Naturally occurring hazards:
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Arsenic is present in most waters, although usually in tiny amounts. Nevertheless, natural arsenic contamination is high enough to cause concern in parts of many countries including : Argentina, Chile, Bangladesh, China, India, Mexico, Thailand and the United States of America. The source is geological and affects the ground water: the water beneath the earth's surface that is collected from wells. Until the arsenic-related health problems became apparent in Bangladesh, the high levels of arsenic in the ground water had not been appreciated. The scale of the problem was realised only when the effects of poisoning were diagnosed in the population.
There are no easy community solutions for high natural arsenic contamination in Bangladesh because of the co-existing socio-economic and infrastructure problems. If arsenic contamination is recognised, relatively inexpensive water treatment can remove it, for example with candle filtration systems for use for a short period in the home or with a sachet of chemicals. Arsenic can also be removed before water distribution, but this requires a fairly sophisticated water treatment system.
Arsenic poisoning: an ancient—and modern—hazard
Arsenic compounds have been known since ancient times and the metallic form was isolated over 700 years ago. Inorganic arsenic is acutely toxic. Murderers have used its ability to slowly kill a victim from apparently natural causes: large doses—far higher than are found in water—cause rapid deterioration and death. Slow exposure, as in low-level water contamination causes several long-term effects. The effects of this arsenic poisoning, known as arsenicosis, can take a number of years (typically 5 – 20) to develop. Arsenic exposure via drinking water causes cancer in the skin, bladder and kidney, as well as skin changes such as hyperkeratoses (hard patches) and pigmentation changes. These and other health damaging effects are summarised in Table 1. It has been estimated that one in ten people who drink water containing >500 µg of arsenic per litre may ultimately die from cancers of the lung, bladder and skin. Occupational exposure by arsenic is mainly by inhalation and increased risks of lung cancer have been reported at cumulative exposure levels of = 0.75mg/cubic metre. This amounts to around 15 years exposure at a work-room concentration of 50µ/cubic metre. Tobacco smoking has been found to interact with arsenic in increasing the lung cancer risk. Because of multiple exposures and interaction with other toxic exposures, the relationship between arsenic and disease is not clear cut for all the postulated effects, such as diabetes and cerebrovascular disease.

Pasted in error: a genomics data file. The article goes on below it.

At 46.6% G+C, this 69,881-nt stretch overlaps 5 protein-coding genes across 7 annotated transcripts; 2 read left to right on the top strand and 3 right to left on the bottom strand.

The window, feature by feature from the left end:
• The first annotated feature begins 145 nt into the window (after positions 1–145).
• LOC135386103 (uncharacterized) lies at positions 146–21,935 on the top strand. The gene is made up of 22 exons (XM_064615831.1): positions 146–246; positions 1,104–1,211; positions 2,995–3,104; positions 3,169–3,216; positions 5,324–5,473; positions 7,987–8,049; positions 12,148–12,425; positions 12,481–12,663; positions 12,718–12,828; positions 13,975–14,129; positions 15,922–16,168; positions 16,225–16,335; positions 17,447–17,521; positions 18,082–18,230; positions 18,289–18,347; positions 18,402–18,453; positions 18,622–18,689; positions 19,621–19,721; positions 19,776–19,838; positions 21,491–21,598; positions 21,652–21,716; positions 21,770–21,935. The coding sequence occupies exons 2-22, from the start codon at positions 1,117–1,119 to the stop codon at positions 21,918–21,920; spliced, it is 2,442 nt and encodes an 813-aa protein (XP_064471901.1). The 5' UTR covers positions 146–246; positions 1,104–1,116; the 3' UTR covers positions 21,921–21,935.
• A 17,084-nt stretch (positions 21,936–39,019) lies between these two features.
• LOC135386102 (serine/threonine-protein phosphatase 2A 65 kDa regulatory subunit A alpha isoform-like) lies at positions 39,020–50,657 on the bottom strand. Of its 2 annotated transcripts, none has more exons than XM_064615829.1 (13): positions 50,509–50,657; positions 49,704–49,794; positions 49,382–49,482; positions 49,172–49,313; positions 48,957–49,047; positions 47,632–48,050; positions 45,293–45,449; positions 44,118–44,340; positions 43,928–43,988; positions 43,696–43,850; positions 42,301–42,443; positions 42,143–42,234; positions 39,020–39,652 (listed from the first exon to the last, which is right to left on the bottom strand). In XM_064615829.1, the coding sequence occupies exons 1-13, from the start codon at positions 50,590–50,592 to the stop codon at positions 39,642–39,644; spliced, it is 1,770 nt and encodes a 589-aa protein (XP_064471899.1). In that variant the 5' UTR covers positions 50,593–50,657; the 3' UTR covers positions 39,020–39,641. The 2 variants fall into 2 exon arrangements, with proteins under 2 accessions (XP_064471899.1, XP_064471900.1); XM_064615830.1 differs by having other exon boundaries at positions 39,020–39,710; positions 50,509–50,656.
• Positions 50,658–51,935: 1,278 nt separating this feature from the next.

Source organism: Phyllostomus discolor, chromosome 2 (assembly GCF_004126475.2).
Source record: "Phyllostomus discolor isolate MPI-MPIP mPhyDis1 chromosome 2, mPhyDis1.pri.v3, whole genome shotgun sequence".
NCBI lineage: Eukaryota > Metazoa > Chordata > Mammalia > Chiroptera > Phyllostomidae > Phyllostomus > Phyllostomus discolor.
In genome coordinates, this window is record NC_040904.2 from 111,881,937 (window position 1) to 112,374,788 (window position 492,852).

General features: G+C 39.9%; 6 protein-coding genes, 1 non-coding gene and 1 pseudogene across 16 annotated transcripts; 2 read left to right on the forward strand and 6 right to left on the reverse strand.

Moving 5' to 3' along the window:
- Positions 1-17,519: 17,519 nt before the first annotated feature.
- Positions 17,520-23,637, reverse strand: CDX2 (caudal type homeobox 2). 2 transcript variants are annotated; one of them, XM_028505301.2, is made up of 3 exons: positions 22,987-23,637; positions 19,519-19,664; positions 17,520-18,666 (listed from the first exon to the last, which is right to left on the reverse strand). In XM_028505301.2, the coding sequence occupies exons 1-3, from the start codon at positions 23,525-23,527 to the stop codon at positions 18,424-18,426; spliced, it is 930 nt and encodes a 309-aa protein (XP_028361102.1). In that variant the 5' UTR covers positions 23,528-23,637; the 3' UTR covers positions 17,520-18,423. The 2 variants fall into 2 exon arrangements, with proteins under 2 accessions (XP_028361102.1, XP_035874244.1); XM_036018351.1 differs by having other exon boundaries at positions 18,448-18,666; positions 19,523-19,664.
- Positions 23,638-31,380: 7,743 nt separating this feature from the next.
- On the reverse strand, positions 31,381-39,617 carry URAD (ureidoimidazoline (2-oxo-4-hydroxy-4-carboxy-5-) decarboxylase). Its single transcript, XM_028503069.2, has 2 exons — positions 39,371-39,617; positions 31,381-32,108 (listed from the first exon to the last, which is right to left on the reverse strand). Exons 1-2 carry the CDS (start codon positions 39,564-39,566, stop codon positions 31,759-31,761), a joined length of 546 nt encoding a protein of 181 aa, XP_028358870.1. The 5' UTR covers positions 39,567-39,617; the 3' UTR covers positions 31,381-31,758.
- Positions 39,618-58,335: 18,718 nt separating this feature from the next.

Box 1: Long-term health effects of exposure to arsenic
- Skin lesions and skin cancer
- Internal cancers: bladder, kidney, lung
- Neurological effects such as polyneuropathy and encephalopathy
- High blood pressure and heart disease
- Lung disease
- Gastrointestinal symptoms
- Bone marrow depression
- Destruction of red blood cells
- Enlarged liver
- Disease of the blood vessels, including peripheral vascular disorders such as blackfoot disease in Taiwan, so named because it can result in gangrene of the feet
Who is at risk?
The very young are particularly vulnerable to the toxic effects, although all ages can be affected. Poverty and poor nutrition increase the chance of toxic effects. A vicious cycle can result, where people made sick by arsenic lose their jobs and become a burden to their family. Many of the long-term harmful effects are irreversible. In the early stages, drinking arsenic-free water and eating nutritious, vitamin-rich food can reverse some effects. Surface waters, such as lakes and rivers, are less likely to contain toxic levels of arsenic. While safer in terms of arsenic levels, such waters may carry a much greater risk of infection. Waterborne infection kills far more people than arsenic, so the use of alternative sources has to be carefully considered, taking the ability to limit or control infection hazards into account.